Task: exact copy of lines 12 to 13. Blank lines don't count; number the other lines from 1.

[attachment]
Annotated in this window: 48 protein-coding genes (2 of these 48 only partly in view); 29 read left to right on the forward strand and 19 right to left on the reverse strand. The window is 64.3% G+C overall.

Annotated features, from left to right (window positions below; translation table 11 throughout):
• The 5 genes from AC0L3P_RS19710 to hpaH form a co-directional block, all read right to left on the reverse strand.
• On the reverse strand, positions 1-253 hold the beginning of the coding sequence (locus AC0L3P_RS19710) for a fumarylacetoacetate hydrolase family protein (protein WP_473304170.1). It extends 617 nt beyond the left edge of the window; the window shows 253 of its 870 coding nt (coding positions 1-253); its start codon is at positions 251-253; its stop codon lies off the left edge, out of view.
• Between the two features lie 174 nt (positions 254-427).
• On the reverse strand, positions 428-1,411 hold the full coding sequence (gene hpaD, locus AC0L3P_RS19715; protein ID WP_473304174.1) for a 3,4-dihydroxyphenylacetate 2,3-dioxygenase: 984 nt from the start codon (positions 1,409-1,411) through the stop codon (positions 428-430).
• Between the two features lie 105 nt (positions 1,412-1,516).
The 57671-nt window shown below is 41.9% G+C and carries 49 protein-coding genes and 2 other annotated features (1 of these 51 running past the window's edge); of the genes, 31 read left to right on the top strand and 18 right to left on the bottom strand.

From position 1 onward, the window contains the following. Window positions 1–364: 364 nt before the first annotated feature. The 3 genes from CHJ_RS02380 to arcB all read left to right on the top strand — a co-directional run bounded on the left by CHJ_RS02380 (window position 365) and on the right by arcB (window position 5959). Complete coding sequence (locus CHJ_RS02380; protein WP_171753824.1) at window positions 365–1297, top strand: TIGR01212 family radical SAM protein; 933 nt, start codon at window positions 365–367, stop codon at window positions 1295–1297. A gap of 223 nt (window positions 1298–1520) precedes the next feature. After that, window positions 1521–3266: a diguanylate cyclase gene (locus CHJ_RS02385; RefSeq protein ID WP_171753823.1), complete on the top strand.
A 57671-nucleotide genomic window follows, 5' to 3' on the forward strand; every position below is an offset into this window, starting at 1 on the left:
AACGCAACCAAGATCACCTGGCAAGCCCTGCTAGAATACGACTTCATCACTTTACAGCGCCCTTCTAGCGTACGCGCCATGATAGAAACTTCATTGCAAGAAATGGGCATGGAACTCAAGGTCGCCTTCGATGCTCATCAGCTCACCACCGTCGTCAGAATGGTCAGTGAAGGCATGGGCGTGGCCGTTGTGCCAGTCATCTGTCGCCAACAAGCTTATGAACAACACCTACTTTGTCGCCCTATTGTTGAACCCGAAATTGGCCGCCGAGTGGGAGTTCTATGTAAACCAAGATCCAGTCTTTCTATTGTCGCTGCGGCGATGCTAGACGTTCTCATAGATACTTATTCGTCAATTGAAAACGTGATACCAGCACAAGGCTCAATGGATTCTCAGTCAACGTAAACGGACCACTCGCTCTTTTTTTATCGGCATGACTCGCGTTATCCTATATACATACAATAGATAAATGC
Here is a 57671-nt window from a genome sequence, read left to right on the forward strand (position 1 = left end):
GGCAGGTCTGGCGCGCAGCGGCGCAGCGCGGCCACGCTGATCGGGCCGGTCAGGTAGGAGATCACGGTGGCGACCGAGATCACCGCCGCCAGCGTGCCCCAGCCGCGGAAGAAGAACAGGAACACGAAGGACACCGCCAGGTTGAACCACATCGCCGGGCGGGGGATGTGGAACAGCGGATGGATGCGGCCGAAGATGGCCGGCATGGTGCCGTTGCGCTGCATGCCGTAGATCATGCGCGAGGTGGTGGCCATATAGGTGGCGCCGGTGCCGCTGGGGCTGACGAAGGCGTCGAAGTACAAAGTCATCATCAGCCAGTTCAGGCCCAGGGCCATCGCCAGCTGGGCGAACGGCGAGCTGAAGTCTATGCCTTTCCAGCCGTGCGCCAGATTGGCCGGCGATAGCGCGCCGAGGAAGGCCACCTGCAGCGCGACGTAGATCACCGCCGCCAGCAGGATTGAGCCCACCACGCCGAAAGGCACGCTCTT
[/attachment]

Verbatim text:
Here is a 57671-nt window from a genome sequence, read left to right on the forward strand (position 1 = left end):
GGCAGGTCTGGCGCGCAGCGGCGCAGCGCGGCCACGCTGATCGGGCCGGTCAGGTAGGAGATCACGGTGGCGACCGAGATCACCGCCGCCAGCGTGCCCCAGCCGCGGAAGAAGAACAGGAACACGAAGGACACCGCCAGGTTGAACCACATCGCCGGGCGGGGGATGTGGAACAGCGGATGGATGCGGCCGAAGATGGCCGGCATGGTGCCGTTGCGCTGCATGCCGTAGATCATGCGCGAGGTGGTGGCCATATAGGTGGCGCCGGTGCCGCTGGGGCTGACGAAGGCGTCGAAGTACAAAGTCATCATCAGCCAGTTCAGGCCCAGGGCCATCGCCAGCTGGGCGAACGGCGAGCTGAAGTCTATGCCTTTCCAGCCGTGCGCCAGATTGGCCGGCGATAGCGCGCCGAGGAAGGCCACCTGCAGCGCGACGTAGATCACCGCCGCCAGCAGGATTGAGCCCACCACGCCGAAAGGCACGCTCTT